After watching Dave poke around with the Streetpass games during some downtime at Katsucon, and after getting tired of playing Dots on my phone, I decided to grab myself a Nintendo 3DS from Amazon. The cool-looking one, with the Legend of Zelda case.
This is the first game console I've owned that's younger than an NES. So I had some catching up to do.
The device itself is nice. It has a good weight to it and the 3-D effect is pretty cool and cleverly-done. On the downside, it's a little bulky and you have to be at the exact-right distance and angle from the screen so I usually have 3-D shut off. Streetpass, which lets you exchange data with other 3DSes in the vicinity, is nice but rare out in suburbia. McDonald's and other places are set up as a kind of Streetpass warehouse, where the wifi router there will hold on to the last user who came by, and send their info to the next. The process then repeats for the next user. Which is where I've gotten most of my Streetpasses from.
The 3DS I bought came with Legend of Zelda: A Link Between Worlds. It's very much like the older games in the series, with an overhead view like the original game. Better graphics, though, even though the 3DS's resolution isn't much different from an SD TV's. On the whole I enjoyed the game, though there were some places where I was absolutely stuck and had to use a walkthrough to find my way through.
In most cases that was because I'm used to games that are 20 years older: It's just not in my head to pick up every little thing I come across to see what happens. Enemy curls up his feet and turns into a bomb when I smack him? Just run away. Why would I try to pick him up and toss him? Why should I go back to this NPC? I already talked to him and I haven't beaten any dungeons or finished any side quests yet.
Oh, because this game was released in 2013, not 1987. It has more computing power than your typical abacus, not less.
So with the walkthrough's help I beat the game, and am occasionally playing it in Hero Mode. Same game, but the enemies hit twice as hard as before. When your strategy is barely a step above LEEROY JENKINS this makes the game a bit frustrating.
And speaking of frustrating, I've made some bad game choices, people. Someone I trust convinced me to buy Bravely Default. I'm not sure I can forgive him. I'm told it's like Final Fantasy, which I'll have to assume is true, never having played an FF game. (Dragon Warrior all the way!) I've played maybe two hours of this game, including time spent dying, reloading and going back. So far it's completely on rails, without so much as a fork in the road to do anything with. Find blotch, fight bad guy, save, move to next blotch. Whee.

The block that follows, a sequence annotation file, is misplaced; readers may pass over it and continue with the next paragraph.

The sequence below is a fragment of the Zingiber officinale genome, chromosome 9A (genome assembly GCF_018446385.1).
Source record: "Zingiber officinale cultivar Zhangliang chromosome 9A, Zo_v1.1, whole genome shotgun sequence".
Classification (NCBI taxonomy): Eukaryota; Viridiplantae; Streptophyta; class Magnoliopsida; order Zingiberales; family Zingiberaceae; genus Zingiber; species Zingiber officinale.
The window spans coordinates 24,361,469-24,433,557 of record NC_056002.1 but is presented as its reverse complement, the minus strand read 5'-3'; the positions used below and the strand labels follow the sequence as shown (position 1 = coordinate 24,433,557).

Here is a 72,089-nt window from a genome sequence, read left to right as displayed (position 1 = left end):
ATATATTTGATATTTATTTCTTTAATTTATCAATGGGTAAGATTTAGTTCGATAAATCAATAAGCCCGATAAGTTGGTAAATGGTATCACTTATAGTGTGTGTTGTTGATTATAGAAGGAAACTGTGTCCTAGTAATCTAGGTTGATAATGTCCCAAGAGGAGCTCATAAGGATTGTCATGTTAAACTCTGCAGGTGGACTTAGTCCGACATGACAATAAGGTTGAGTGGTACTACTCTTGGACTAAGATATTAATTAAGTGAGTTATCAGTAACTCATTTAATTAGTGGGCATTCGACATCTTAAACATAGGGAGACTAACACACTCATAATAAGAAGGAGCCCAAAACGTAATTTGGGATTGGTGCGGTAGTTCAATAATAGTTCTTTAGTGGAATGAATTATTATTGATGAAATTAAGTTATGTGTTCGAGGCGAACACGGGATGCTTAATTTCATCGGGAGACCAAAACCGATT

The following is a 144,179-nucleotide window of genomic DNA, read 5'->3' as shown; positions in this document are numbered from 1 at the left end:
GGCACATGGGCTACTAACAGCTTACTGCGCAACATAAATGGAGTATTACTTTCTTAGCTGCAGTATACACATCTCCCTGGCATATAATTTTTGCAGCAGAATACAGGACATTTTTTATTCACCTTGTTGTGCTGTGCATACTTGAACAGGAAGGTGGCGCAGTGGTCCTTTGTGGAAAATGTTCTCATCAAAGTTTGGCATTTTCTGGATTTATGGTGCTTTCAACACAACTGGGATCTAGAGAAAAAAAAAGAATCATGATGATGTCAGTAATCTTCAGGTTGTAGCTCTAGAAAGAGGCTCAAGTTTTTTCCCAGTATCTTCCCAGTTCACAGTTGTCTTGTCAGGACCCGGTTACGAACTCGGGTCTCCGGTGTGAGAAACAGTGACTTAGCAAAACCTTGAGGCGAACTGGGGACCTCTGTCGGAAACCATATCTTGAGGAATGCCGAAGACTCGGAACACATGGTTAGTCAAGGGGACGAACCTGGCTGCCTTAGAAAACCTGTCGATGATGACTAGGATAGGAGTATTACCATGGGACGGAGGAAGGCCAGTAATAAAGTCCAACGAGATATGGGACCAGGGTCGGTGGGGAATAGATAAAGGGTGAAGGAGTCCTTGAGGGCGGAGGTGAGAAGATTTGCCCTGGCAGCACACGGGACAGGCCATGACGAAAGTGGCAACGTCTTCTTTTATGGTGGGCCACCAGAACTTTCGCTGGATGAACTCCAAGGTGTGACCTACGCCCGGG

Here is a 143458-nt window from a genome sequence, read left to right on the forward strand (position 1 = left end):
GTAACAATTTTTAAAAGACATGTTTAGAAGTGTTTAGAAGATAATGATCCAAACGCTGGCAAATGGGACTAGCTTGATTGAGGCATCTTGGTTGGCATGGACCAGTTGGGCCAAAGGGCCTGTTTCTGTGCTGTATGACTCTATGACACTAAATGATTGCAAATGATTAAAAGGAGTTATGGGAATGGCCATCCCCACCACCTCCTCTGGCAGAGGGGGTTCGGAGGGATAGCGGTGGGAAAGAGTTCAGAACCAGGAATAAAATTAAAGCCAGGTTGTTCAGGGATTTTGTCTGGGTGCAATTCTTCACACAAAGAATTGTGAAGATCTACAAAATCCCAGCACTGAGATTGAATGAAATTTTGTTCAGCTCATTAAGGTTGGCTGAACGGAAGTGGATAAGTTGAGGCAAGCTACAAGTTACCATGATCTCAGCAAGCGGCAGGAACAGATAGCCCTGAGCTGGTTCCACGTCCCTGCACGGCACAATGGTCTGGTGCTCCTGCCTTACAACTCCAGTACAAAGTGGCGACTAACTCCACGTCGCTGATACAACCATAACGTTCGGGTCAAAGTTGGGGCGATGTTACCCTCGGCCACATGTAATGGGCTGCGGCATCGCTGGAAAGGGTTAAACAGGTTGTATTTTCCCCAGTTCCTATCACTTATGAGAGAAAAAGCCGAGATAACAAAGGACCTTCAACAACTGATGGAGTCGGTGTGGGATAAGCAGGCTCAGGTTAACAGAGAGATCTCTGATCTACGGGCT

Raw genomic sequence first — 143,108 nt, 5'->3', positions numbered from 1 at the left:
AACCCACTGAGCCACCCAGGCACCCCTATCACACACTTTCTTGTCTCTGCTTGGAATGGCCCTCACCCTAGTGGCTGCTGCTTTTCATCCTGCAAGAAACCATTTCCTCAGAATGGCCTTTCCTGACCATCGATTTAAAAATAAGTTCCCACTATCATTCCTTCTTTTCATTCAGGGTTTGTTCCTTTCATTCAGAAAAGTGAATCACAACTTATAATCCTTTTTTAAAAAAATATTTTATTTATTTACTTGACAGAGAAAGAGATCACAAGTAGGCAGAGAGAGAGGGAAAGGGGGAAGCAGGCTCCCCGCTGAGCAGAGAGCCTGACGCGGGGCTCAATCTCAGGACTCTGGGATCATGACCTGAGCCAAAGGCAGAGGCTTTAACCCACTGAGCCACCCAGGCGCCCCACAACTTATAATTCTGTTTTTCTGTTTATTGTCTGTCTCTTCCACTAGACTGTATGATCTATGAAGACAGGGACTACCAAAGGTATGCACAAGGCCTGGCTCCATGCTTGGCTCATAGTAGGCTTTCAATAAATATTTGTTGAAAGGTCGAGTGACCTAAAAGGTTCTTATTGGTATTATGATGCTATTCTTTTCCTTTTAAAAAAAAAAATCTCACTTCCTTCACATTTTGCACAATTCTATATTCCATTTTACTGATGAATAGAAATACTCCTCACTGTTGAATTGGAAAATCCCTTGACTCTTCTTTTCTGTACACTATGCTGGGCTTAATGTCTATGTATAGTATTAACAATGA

Where I do have free reign, I don't want it. Each member of my party has a full-blown character sheet, like in a D&D game. So instead of just knowing that X artifact helps magic users, or that weapon Y only works with warriors, now I have to juggle every item in my inventory to see how they work with which character's base strengths. And some of those items are "jobs" that further screw with the stats.
That's not a game, that's work.
Having never owned a Nintendo 64, I also wanted to see what all the fuss with Ocarina of Time was about. I was told the fairy was the worst part of the game. I was lied to.
The game acknowledges the passage of time, meaning that day and night will come and go as you move around (except in towns and dungeons). But there are things that can only be done at certain times of day. So you go in, do one thing, leave, run around for a bit, come back, do one more thing, etc., ad nauseam. Not too far into the game you learn the Sun Song so you can just play a little ditty and jump 12 hours, but still. That's chores.
The game itself is done with a chase cam, like Tomb Raider or Mario Kart. Unlike Mario Kart, though, the cam in Ocarina is manned by a retarded crack baby. Nothing like a big, looping turn so I can make sure my enemy is actually on-camera when I turn to fight it. And that assumes the targeting system deigns to let me fight; if I have to aim manually Link automatically swallows a couple Valiums to avoid making any movements faster than a sloth might.
This is a seminal game in the series? With play like this I'm amazed any more titles were made.
Not all is lost, though. Mario Kart 7 is exactly what it says on the tin -- a fun racing game that
also traces its roots to the N64. (Oops -- turns out Mario Kart goes back even farther, to the Super Nintendo!)
The tracks are all repeats from earlier games, but I never played those games so what do I care? It's a fun way to blow through about 20 minutes with its worst sin being the AIs' tendency to gang up on you on higher-level tracks.
Overall? The system itself is good, and the games can be great. They can also be annoying as hell, and at up to $40 a pop that can leave a bad taste in your mouth if you find a bad one. But I haven't played a phone game in close to a month so it must be doing something right!